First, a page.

Hi All! I’m hoping someone can help…I am relatively new to beekeeping. Last weekend I caught a giant swarm and added them to my new flow hive. I know they currently have a lot of work to do…but when should I add the Flow super? When reading about installing a Nuc…everyone is saying wait at least 2 weeks before adding the Flow Super…is this the same thought with the swarm? Are there things I should be looking for before adding it? Thanks in advance!
Hi, welcome and congratulations on your capture!
Really we don’t have enough information to answer your question. Here are some questions for you which will help us give you a useful answer.
- Where in the world are you? Is it Spring or Autumn right now? We have members all over the world, and I can’t tell from your profile.
- Is your swarm drawing out comb? Do you have any signs of the queen laying? By that, I mean can you see eggs or uncapped larvae in the comb? You may not even have a queen - a good percentage of swarm captures unfortunately don’t get a queen in them.
- Do your local beekeepers run on double brood boxes? If so, your first priority should be to add another brood box before putting the Flow super on.
If you can start with answers to these questions, we can try to give you some useful guidance!
Thanks so much. I am in San Francisco…Spring is here! I’m not sure they are drawing out comb yet…I was going to check this weekend. So with that said…I guess I need to check if there are signs of a queen. I’m not sure on the double brood box, but I will find out. Really appreciate the guidance.
OK, that is very helpful. I am in San Diego, and it seems to me that most of California runs on double deep (or 3 medium) brood boxes. Please do check anyway, but I am pretty sure that you will be told the same. If you need another brood box, you can get a matching one in a week or two (with free shipping) from Bee Thinking, who actually make the wood parts of the Flow hive:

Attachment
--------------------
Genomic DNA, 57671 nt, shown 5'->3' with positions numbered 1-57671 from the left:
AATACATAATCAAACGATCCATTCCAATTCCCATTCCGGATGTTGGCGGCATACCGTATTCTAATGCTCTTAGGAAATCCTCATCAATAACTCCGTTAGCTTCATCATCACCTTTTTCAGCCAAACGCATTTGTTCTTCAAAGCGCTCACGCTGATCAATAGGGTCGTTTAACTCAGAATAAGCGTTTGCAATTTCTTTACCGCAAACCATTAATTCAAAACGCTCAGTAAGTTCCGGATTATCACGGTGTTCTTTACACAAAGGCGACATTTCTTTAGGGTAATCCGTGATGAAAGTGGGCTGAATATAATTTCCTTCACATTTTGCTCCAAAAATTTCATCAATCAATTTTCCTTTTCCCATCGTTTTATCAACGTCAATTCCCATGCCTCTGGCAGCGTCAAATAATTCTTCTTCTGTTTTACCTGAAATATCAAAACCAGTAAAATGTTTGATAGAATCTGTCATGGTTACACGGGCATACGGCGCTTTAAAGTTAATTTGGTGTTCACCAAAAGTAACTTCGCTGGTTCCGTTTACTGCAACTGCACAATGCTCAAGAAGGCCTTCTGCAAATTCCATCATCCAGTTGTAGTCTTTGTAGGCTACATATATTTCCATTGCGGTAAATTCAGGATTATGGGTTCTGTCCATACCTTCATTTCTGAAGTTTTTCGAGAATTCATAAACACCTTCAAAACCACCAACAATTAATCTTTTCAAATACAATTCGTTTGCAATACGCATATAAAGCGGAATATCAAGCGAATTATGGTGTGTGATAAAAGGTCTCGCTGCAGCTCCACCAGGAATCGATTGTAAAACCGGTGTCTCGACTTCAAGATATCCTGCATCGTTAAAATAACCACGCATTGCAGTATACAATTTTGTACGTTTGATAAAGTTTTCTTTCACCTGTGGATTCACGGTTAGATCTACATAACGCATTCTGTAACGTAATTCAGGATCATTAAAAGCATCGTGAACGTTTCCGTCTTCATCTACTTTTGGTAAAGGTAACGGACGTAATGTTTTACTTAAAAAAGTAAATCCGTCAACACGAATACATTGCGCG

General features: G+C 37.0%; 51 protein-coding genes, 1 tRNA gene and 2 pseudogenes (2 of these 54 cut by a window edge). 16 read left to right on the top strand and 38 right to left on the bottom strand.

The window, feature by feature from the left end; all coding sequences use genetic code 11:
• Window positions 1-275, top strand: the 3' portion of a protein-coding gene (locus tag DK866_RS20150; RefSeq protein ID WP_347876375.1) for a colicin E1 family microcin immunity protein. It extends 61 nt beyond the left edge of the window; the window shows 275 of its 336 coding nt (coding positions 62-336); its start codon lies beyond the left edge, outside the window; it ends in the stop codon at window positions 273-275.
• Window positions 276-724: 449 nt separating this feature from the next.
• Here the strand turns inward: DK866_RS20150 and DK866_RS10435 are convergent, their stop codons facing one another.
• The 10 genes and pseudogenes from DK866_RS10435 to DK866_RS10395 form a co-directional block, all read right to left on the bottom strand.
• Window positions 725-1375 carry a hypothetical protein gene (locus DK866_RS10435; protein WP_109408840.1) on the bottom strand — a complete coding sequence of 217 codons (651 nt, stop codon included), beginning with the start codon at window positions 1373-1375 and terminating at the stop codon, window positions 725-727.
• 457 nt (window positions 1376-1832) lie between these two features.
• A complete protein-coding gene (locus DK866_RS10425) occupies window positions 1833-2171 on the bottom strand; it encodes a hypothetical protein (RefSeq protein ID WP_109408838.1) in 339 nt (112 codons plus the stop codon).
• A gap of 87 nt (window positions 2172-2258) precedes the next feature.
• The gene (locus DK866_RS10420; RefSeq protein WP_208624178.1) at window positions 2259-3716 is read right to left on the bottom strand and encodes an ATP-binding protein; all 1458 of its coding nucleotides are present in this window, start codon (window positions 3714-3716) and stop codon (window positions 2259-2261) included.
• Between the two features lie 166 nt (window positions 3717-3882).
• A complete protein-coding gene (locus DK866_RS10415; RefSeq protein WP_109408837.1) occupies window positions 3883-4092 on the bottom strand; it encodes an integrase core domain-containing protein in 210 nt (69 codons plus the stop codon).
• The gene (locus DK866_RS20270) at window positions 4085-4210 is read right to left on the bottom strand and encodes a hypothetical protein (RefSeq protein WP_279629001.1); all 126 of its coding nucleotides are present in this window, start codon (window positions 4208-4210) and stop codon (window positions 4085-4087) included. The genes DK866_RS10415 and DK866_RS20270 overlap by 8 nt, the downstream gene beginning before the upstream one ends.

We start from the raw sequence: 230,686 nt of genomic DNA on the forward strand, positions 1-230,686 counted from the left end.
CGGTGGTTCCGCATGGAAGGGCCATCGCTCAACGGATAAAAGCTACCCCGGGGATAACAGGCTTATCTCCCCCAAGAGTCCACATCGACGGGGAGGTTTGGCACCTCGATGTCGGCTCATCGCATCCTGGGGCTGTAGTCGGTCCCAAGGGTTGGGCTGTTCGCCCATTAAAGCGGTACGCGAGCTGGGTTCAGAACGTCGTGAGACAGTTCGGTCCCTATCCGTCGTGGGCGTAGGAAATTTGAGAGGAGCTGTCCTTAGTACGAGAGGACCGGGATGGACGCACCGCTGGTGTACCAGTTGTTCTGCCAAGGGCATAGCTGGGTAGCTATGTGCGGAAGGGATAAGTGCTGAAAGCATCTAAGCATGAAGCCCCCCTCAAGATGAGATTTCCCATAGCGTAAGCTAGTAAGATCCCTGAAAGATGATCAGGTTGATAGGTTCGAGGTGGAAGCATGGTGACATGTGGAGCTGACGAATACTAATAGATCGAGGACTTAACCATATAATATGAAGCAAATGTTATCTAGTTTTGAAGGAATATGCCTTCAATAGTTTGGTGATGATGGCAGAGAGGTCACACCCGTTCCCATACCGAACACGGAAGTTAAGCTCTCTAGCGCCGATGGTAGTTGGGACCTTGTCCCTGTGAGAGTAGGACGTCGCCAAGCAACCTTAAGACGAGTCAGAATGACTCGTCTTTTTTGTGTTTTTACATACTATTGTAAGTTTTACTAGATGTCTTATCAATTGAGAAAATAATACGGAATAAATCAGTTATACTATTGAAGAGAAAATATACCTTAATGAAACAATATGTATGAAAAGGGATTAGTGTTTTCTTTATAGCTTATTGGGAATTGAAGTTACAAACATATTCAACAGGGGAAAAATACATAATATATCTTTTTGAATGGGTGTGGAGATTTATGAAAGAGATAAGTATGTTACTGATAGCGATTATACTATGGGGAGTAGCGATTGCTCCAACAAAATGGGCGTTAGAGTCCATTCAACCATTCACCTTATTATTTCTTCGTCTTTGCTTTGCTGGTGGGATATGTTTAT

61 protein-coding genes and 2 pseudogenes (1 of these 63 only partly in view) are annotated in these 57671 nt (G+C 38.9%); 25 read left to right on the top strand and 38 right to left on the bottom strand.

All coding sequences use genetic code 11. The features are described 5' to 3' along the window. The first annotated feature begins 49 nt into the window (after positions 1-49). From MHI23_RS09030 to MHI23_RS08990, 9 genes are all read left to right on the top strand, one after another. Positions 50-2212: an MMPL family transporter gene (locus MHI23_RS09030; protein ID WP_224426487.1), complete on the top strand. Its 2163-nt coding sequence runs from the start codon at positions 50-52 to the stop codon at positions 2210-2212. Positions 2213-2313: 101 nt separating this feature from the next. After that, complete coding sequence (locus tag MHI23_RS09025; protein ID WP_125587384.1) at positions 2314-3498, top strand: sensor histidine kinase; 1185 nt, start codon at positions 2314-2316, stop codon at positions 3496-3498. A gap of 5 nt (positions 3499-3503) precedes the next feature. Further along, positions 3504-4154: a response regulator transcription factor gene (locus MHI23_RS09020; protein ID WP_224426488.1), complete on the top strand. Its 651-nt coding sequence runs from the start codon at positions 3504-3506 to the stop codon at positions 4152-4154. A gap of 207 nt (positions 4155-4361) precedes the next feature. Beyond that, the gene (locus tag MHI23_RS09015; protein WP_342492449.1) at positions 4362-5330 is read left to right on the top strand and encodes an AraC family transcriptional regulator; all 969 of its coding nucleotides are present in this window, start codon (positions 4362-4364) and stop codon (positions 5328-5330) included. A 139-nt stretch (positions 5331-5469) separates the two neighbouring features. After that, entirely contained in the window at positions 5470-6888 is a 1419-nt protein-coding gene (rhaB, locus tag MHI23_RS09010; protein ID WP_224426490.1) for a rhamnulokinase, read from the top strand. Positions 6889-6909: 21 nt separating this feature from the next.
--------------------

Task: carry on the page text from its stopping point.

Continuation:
If you used the foundationless frames that came with the Flow hive, you may not see any signs of queen laying for a couple of weeks - the comb needs to be deep enough, and the queen and brood need enough food in the form of honey and pollen. If you had drawn comb in the hive, it could be faster. If they are slow drawing out comb, you may consider feeding them - there are lots of threads on feeding new colonies, just use the magnifying glass search tool in the forum. I would give them a simple sugar syrup - one pound of granulated sugar in one pint of water at this time of year. There are many feeder designs to chose from, and you will need to find your own preference. I like either pail feeders or the Brushy Mountain hive top feeder - you will need the 8-Frame version.
Let us know how it goes and whether you have any more questions.
All the best,
Dawn- you’re the best. I’m in slight panic mode so any advice is great :)! I’ll keep you posted and I’ll definitely order from BeeThinking. I did use the foundationless frames…so it might be sometime as you said. I’ll start reading about feeding new colonies as well.
Stay tuned! Thanks again!
. I am guessing by now you keep this startup guide for paste ! It’s a good one ! Thanks for helping all us newbees !
If I was smart, I guess I would. But no, I write them all custom, to order…
Lucky you catching a swarm.
Here I am sitting over in The Mission waiting on a swarm with none in sight. Which stinks because last fall I had one and gave it away because I didn’t have any boxes at my house.
I am super jealous!
Ohhhh ! Nice you ! Maybe I need to put them on again !. Your special Dawn … Thanks for taking the extra interest n time !
I did work on my hives. Its count-down time ! I keep checking my list of “Must-Do” before they arrive.
I also got up today n my most important kitchen light DIED ! A retired electristian came up n help me diagnose n replace the defective ballast.
The general rule during a build up is 80/20. When it’s 80% full (20% empty) you can double their space. So when the brood box is 80% full I would add another box. What box would depend on your climate. Here in the US the deep south usually runs one ten frame deep for a brood box. In the far North they usually run two ten frame deeps for brood. I run all eight frame mediums, so I’m looking for four to five eight frame mediums (depending on the strength of the colony) to get through winter before I add supers. The flow frames are the “super”. Add it when they have enough to winter on.